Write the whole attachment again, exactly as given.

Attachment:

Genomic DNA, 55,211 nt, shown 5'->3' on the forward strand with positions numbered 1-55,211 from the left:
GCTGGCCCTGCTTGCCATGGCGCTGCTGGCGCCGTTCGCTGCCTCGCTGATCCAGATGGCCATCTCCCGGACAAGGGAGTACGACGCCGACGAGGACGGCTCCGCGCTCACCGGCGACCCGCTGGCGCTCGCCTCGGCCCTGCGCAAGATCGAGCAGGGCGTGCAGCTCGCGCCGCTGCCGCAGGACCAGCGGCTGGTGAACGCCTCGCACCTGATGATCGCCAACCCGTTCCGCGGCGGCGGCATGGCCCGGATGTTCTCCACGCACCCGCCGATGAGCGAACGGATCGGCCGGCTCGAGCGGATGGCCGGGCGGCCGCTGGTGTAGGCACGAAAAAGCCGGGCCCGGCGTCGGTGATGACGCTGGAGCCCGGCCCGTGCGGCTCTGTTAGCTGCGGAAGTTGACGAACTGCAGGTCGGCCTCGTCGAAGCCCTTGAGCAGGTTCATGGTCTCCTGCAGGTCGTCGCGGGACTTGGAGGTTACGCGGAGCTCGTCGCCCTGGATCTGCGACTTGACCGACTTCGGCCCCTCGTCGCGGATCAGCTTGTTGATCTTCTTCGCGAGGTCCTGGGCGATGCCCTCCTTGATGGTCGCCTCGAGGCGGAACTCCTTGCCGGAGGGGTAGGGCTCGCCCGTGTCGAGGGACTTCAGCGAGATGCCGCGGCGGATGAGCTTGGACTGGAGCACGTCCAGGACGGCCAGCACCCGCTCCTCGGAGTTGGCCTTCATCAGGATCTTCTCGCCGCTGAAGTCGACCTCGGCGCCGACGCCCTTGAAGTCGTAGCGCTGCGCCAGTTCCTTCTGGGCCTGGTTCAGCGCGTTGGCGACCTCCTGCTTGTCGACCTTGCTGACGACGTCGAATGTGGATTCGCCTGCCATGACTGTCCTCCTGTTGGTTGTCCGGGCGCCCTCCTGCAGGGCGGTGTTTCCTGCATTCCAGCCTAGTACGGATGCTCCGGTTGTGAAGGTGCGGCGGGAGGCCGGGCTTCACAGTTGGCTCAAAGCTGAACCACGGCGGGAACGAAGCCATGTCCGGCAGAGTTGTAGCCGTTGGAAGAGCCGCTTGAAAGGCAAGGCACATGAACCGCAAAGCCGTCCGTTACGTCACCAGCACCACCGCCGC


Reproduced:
Genomic DNA, 55,211 nt, shown 5'->3' on the forward strand with positions numbered 1-55,211 from the left:
GCTGGCCCTGCTTGCCATGGCGCTGCTGGCGCCGTTCGCTGCCTCGCTGATCCAGATGGCCATCTCCCGGACAAGGGAGTACGACGCCGACGAGGACGGCTCCGCGCTCACCGGCGACCCGCTGGCGCTCGCCTCGGCCCTGCGCAAGATCGAGCAGGGCGTGCAGCTCGCGCCGCTGCCGCAGGACCAGCGGCTGGTGAACGCCTCGCACCTGATGATCGCCAACCCGTTCCGCGGCGGCGGCATGGCCCGGATGTTCTCCACGCACCCGCCGATGAGCGAACGGATCGGCCGGCTCGAGCGGATGGCCGGGCGGCCGCTGGTGTAGGCACGAAAAAGCCGGGCCCGGCGTCGGTGATGACGCTGGAGCCCGGCCCGTGCGGCTCTGTTAGCTGCGGAAGTTGACGAACTGCAGGTCGGCCTCGTCGAAGCCCTTGAGCAGGTTCATGGTCTCCTGCAGGTCGTCGCGGGACTTGGAGGTTACGCGGAGCTCGTCGCCCTGGATCTGCGACTTGACCGACTTCGGCCCCTCGTCGCGGATCAGCTTGTTGATCTTCTTCGCGAGGTCCTGGGCGATGCCCTCCTTGATGGTCGCCTCGAGGCGGAACTCCTTGCCGGAGGGGTAGGGCTCGCCCGTGTCGAGGGACTTCAGCGAGATGCCGCGGCGGATGAGCTTGGACTGGAGCACGTCCAGGACGGCCAGCACCCGCTCCTCGGAGTTGGCCTTCATCAGGATCTTCTCGCCGCTGAAGTCGACCTCGGCGCCGACGCCCTTGAAGTCGTAGCGCTGCGCCAGTTCCTTCTGGGCCTGGTTCAGCGCGTTGGCGACCTCCTGCTTGTCGACCTTGCTGACGACGTCGAATGTGGATTCGCCTGCCATGACTGTCCTCCTGTTGGTTGTCCGGGCGCCCTCCTGCAGGGCGGTGTTTCCTGCATTCCAGCCTAGTACGGATGCTCCGGTTGTGAAGGTGCGGCGGGAGGCCGGGCTTCACAGTTGGCTCAAAGCTGAACCACGGCGGGAACGAAGCCATGTCCGGCAGAGTTGTAGCCGTTGGAAGAGCCGCTTGAAAGGCAAGGCACATGAACCGCAAAGCCGTCCGTTACGTCACCAGCACCACCGCCGC